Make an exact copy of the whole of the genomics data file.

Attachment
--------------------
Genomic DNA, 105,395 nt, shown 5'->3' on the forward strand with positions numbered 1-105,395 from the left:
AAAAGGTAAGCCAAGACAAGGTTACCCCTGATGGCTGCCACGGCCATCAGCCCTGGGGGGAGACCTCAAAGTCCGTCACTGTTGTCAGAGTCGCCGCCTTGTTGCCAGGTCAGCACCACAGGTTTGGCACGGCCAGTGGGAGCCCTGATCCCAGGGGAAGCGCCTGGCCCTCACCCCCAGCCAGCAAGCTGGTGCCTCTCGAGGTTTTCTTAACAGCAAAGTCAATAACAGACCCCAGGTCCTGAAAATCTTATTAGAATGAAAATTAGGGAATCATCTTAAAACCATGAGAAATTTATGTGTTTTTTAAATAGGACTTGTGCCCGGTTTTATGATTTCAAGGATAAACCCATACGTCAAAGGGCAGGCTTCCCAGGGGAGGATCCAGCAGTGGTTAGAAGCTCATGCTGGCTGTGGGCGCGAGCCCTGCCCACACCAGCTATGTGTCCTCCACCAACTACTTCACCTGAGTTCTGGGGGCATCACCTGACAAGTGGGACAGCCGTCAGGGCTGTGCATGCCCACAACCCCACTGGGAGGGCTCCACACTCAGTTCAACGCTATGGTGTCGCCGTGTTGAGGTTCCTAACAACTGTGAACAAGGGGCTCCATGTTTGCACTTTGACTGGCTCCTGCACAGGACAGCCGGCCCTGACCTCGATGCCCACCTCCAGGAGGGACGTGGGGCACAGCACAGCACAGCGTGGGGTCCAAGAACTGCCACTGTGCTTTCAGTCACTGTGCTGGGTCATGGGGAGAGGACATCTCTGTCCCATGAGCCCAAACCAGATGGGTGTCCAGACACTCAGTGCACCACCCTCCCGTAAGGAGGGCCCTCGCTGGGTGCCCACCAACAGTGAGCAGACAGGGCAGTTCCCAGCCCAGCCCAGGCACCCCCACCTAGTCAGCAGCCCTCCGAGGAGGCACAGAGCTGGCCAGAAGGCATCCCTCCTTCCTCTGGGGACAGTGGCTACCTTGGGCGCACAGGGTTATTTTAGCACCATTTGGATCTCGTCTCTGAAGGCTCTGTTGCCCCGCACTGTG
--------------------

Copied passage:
Genomic DNA, 105,395 nt, shown 5'->3' on the forward strand with positions numbered 1-105,395 from the left:
AAAAGGTAAGCCAAGACAAGGTTACCCCTGATGGCTGCCACGGCCATCAGCCCTGGGGGGAGACCTCAAAGTCCGTCACTGTTGTCAGAGTCGCCGCCTTGTTGCCAGGTCAGCACCACAGGTTTGGCACGGCCAGTGGGAGCCCTGATCCCAGGGGAAGCGCCTGGCCCTCACCCCCAGCCAGCAAGCTGGTGCCTCTCGAGGTTTTCTTAACAGCAAAGTCAATAACAGACCCCAGGTCCTGAAAATCTTATTAGAATGAAAATTAGGGAATCATCTTAAAACCATGAGAAATTTATGTGTTTTTTAAATAGGACTTGTGCCCGGTTTTATGATTTCAAGGATAAACCCATACGTCAAAGGGCAGGCTTCCCAGGGGAGGATCCAGCAGTGGTTAGAAGCTCATGCTGGCTGTGGGCGCGAGCCCTGCCCACACCAGCTATGTGTCCTCCACCAACTACTTCACCTGAGTTCTGGGGGCATCACCTGACAAGTGGGACAGCCGTCAGGGCTGTGCATGCCCACAACCCCACTGGGAGGGCTCCACACTCAGTTCAACGCTATGGTGTCGCCGTGTTGAGGTTCCTAACAACTGTGAACAAGGGGCTCCATGTTTGCACTTTGACTGGCTCCTGCACAGGACAGCCGGCCCTGACCTCGATGCCCACCTCCAGGAGGGACGTGGGGCACAGCACAGCACAGCGTGGGGTCCAAGAACTGCCACTGTGCTTTCAGTCACTGTGCTGGGTCATGGGGAGAGGACATCTCTGTCCCATGAGCCCAAACCAGATGGGTGTCCAGACACTCAGTGCACCACCCTCCCGTAAGGAGGGCCCTCGCTGGGTGCCCACCAACAGTGAGCAGACAGGGCAGTTCCCAGCCCAGCCCAGGCACCCCCACCTAGTCAGCAGCCCTCCGAGGAGGCACAGAGCTGGCCAGAAGGCATCCCTCCTTCCTCTGGGGACAGTGGCTACCTTGGGCGCACAGGGTTATTTTAGCACCATTTGGATCTCGTCTCTGAAGGCTCTGTTGCCCCGCACTGTG